...well, minus your actual cost on parts.
THERMOSTAT REPLACEMENT 2.4*
*2.2 may be the same
I have read quotes from people who called the dealer that they charge upwards of around $350 to replace a thermostat in a HHR.
I had the typical flat-lined temp gauge, and a code 128 with a CEL.
I decided to approach the situation, and repair the vehicle myself.
I ordered a Thermostat from NAPA-cost $33.80 in stock
Here's how I replaced mine:
(thanks to rezonatefreak for pictures)
-let engine cool
-use a code scanner to CLEAR the code 128 from the PCM. If you do not have a code scanner, go to Autozone AFTER you have done the following repairs. They pull/clear codes for free.
-open hood, and remove the cooling system fill cap that is located on the passenger side of the radiator's upper hose(near the air filter cover)
-open petc0ck at bottom of radiator on passenger side, and drain coolant in to drain pan.
-locate THERMOSTAT housing on driver's side of engine, just above transmission case. It is almost directly below the oil fill cap
-remove the two 10mm bolts that hold the housing on. You can use a 1/4" drive ratchet, short socket or wobbly 10mm socket, and a 12" extension if available(makes the job easier)
-lift up, and pull the housing towards the radiator, while leaving the hose attached. if you wish to replace the hose clamp, do this now. Inspect underside of housing to be sure there are no remnants of the old o-ring/seal.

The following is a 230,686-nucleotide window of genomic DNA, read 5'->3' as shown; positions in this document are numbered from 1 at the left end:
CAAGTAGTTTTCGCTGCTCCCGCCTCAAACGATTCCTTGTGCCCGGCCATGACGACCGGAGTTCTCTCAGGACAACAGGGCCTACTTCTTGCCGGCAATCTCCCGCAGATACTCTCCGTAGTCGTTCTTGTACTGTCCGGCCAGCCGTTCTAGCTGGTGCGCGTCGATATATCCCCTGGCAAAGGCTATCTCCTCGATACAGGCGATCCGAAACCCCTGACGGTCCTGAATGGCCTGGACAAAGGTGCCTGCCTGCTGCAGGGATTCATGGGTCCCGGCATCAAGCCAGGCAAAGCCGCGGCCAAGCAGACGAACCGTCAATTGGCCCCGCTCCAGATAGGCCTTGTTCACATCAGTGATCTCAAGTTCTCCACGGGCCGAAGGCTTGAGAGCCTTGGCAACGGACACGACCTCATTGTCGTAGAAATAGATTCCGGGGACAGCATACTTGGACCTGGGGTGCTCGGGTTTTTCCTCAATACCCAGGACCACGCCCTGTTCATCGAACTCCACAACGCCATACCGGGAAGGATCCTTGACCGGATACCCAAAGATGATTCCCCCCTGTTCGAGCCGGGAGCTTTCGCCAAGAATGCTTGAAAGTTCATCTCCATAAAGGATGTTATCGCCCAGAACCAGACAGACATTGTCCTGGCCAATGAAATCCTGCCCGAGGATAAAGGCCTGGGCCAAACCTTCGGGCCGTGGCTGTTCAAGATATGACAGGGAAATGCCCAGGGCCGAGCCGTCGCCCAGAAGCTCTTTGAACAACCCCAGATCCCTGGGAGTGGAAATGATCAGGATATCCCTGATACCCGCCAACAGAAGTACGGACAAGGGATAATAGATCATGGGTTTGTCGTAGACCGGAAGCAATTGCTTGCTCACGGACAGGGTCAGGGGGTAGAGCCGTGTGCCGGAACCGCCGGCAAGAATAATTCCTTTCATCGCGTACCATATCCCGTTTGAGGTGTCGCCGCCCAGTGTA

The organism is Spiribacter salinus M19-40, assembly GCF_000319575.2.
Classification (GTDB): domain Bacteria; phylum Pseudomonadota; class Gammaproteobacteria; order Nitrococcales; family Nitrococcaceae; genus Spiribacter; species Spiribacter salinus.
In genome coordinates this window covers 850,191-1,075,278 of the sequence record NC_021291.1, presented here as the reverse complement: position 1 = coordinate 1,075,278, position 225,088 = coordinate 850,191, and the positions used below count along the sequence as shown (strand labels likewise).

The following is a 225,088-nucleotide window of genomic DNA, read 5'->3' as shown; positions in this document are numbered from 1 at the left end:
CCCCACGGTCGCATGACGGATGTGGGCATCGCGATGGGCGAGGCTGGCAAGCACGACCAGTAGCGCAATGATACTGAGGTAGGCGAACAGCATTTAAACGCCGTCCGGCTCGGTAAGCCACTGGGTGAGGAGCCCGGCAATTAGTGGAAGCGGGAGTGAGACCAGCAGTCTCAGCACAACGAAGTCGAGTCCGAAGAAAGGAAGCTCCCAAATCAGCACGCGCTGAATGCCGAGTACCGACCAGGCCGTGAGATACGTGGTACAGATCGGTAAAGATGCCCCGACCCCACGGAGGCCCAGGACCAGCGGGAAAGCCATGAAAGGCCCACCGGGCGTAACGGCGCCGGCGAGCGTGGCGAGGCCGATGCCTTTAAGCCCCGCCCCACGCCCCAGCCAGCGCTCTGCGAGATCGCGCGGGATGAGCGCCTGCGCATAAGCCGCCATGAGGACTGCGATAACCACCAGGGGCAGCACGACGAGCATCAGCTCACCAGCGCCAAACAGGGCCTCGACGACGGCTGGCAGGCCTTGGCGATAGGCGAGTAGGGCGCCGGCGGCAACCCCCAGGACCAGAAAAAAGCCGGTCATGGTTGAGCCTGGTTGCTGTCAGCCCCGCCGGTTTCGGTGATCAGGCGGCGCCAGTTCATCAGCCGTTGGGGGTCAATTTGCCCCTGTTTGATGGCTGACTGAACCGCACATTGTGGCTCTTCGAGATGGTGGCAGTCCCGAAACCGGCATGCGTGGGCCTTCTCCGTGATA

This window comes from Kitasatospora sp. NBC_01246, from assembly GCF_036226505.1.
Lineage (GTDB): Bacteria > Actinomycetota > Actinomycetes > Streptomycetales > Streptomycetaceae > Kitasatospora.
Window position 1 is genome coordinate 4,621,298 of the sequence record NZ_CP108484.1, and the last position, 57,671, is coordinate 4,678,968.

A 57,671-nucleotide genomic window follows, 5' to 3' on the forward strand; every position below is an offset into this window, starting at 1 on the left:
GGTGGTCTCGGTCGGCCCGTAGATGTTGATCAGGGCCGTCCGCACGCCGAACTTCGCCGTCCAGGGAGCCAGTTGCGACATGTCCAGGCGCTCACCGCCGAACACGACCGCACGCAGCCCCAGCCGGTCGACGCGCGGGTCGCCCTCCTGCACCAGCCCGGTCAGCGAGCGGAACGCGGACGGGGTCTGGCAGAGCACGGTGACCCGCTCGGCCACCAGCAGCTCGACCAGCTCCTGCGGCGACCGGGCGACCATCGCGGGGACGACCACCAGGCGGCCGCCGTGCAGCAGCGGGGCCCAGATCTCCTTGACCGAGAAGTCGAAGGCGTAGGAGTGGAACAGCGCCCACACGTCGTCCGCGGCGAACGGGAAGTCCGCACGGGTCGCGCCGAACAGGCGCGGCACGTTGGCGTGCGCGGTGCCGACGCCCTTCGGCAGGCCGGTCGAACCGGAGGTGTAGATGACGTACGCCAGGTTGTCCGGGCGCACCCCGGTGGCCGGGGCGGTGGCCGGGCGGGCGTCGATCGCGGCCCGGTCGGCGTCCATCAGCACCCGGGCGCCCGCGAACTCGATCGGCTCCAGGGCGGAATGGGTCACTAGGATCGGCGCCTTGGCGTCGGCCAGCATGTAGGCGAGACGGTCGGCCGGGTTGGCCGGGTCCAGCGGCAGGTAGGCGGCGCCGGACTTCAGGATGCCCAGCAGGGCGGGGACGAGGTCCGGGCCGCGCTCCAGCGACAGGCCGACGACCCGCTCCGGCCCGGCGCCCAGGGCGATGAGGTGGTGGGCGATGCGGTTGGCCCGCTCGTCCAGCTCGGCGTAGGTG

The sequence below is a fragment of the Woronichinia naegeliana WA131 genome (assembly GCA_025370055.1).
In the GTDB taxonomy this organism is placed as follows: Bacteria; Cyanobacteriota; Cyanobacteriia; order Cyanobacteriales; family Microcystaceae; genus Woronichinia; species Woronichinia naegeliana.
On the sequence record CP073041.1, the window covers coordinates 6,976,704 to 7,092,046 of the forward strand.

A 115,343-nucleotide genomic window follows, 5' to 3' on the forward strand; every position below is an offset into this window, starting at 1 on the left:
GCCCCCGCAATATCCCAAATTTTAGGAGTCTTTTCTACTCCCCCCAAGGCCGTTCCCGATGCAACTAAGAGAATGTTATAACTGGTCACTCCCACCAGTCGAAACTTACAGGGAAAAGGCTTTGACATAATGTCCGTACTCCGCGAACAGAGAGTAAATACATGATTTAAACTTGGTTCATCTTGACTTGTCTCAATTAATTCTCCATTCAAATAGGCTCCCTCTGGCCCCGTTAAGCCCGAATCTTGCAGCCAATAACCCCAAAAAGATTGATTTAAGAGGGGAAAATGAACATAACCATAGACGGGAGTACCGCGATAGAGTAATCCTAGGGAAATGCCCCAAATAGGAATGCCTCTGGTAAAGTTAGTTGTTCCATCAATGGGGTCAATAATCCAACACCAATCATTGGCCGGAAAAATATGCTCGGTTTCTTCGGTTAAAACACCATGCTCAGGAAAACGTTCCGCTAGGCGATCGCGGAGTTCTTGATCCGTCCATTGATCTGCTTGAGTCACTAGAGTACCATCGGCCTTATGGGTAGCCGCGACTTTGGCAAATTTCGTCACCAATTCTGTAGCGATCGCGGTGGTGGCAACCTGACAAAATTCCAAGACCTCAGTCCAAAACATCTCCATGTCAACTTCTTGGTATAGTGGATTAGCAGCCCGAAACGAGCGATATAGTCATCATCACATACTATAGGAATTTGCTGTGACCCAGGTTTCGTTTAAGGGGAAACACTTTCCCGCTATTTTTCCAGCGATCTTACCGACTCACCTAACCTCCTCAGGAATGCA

-remove the old thermostat. Make note of how it sits in the hole.
-inspect underside of thermostat opening to make sure there are no remaining o-ring particles.
-install new thermostat exactly like the old one was sitting.
-align thermostat housing in to position, and re-install the two 10mm bolts.
-close petc0ck at bottom of radiator.
-fill cooling system through upper hose fill cap opening with coolant of your choice. Most elect to flush out all traces of Dex Cool.
-turn on climate control to FULL HOT, select VENT, and open the vents, and turn the fan on high.
-start the engine. let the engine run until you feel heat coming from the vents. Use your DIC to select COOLANT temperature, and watch it until it reaches 190 degrees. Keep an eye on the coolant level at the fill hole. Once you have HEAT and temperature has reached 190 degrees, top off and close cap. Fill overflow to capacity.
This entire job takes less than 30 minutes if you have the proper tools.
I drove my car on to the rack at 4:45pm yesterday, cleared the code, did the repair, and drove off the rack at 5:05pm.
total cost was $12.00 in anti-freeze, and $34 for the Thermostat. How the dealers can get away with charging over $350 for this job is beyond me. They sell the T-stat for over $50, and I am sure they charge to clear the code as well. But still...if you stood outside and watched them do this repair, they would be finished in 15 minutes total, unless they milk it knowing you're watching. But $350 is just robbing the customers blind.
I've done some major work on many cars before, as well as some easy work. This is as easy as doing a T-stat in a small block Chevy.